Rio Olympian Lizzie Lee says there is no excuse for athletes to miss multiple drugs tests in the wake of several high-profile suspensions in recent months.
Former marathon world record holder Wilson Kipsang was handed a four-year-ban earlier this month for failing to submit accurate anti-doping whereabouts on four occasions while world 100m champion Christian Coleman is also now facing a ban after missing three drugs tests in a 12-month period.
Speaking at the launch of the KBC Virtual Dublin Marathon, which takes place from 24-26 October, Lee said there is no place in the sport for such behaviour.
“If I had one whereabouts failure, I wouldn’t leave the house ever for that hour. I had this discussion with Ciara Mageean and we (said), 'God, imagine if you got just one strike?' I’m not even a pro, I'm an amateur and if I was given an hour that I had to be home, it’s black and white, I’d be home.”
Lee was drug tested three times during her pregnancy last year and since giving birth to her third child, Jess, before Christmas, she’s rebuilt her fitness and is training with one eye on a second Olympic Games. She’s running 85 miles a week though admits that Olympic qualification will be a “different ball game to 2016” and will require a sub-2:30 time.
She finished 56th in the 2016 women’s marathon in Rio, a race won by Kenya’s Jemima Sumgong ahead of Bahrain’s Eunice Kirwa. Both athletes have since been banned after positive tests for EPO.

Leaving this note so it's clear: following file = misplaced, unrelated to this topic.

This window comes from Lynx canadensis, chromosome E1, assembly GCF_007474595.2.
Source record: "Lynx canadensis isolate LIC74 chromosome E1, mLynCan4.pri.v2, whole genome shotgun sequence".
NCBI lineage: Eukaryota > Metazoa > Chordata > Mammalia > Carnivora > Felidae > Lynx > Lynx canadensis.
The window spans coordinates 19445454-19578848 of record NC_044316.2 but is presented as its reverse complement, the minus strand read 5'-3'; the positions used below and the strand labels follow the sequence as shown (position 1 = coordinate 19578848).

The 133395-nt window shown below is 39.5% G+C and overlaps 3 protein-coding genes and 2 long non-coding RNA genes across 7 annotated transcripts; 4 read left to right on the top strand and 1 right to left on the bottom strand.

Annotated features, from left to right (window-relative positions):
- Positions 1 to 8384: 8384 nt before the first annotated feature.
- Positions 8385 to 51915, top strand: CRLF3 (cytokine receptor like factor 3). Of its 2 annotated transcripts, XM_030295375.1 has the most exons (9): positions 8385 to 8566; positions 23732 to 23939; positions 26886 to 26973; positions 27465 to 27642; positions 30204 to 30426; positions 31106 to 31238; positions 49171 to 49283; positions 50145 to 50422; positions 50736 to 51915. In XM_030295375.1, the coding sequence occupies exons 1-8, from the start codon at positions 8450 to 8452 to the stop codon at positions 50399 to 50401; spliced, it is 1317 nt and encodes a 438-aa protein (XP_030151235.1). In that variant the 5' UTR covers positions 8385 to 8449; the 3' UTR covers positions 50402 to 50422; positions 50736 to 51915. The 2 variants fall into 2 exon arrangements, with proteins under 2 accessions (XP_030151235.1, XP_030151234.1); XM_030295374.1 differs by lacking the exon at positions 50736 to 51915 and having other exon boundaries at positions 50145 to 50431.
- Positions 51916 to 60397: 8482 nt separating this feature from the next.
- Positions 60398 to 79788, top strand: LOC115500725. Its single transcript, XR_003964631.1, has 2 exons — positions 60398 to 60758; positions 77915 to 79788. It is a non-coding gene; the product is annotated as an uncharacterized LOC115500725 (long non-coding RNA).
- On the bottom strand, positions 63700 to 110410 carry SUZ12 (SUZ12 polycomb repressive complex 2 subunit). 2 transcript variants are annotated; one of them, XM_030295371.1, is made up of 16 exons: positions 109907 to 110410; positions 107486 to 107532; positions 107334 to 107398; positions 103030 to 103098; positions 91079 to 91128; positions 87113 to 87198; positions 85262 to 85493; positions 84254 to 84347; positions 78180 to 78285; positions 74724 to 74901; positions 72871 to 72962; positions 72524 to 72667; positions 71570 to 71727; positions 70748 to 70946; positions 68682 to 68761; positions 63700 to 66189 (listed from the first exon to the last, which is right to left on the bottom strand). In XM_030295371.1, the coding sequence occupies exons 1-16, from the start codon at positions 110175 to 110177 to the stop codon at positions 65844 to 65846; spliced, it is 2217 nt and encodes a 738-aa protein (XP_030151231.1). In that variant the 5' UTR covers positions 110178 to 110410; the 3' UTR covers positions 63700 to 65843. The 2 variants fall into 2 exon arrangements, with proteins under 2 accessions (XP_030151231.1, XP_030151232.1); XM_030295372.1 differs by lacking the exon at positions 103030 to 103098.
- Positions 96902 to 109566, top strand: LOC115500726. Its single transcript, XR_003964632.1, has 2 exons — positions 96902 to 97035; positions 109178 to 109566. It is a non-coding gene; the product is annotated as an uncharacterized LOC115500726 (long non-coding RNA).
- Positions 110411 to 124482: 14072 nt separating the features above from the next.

“By the time I retire I’ll be top 50, whether that’s official or not,” says Lee. “It's disappointing, but one thing I'll say is that the out of competition testing in Ireland is unbelievable. If you don't think Irish athletes aren't tested randomly at home, they are. We are. I think that's good, and I can always stand over that and say I’ve been tested all along. If we can look to ourselves and know we’re clean, that's all you can really do.” Stephen Scullion, the reigning men’s national marathon champion, believes doping among elite Kenyans has had a detrimental effect on many athletes further down the field.
“When you see these really incredible performances, the danger is you would push yourself beyond the natural limits and risk injuries, illnesses, or losing a load of weight to try match these performances. I think that’s unfair because it wasn’t real. A lot of athletes will do long-term, serious damage chasing those results that might not have been real.”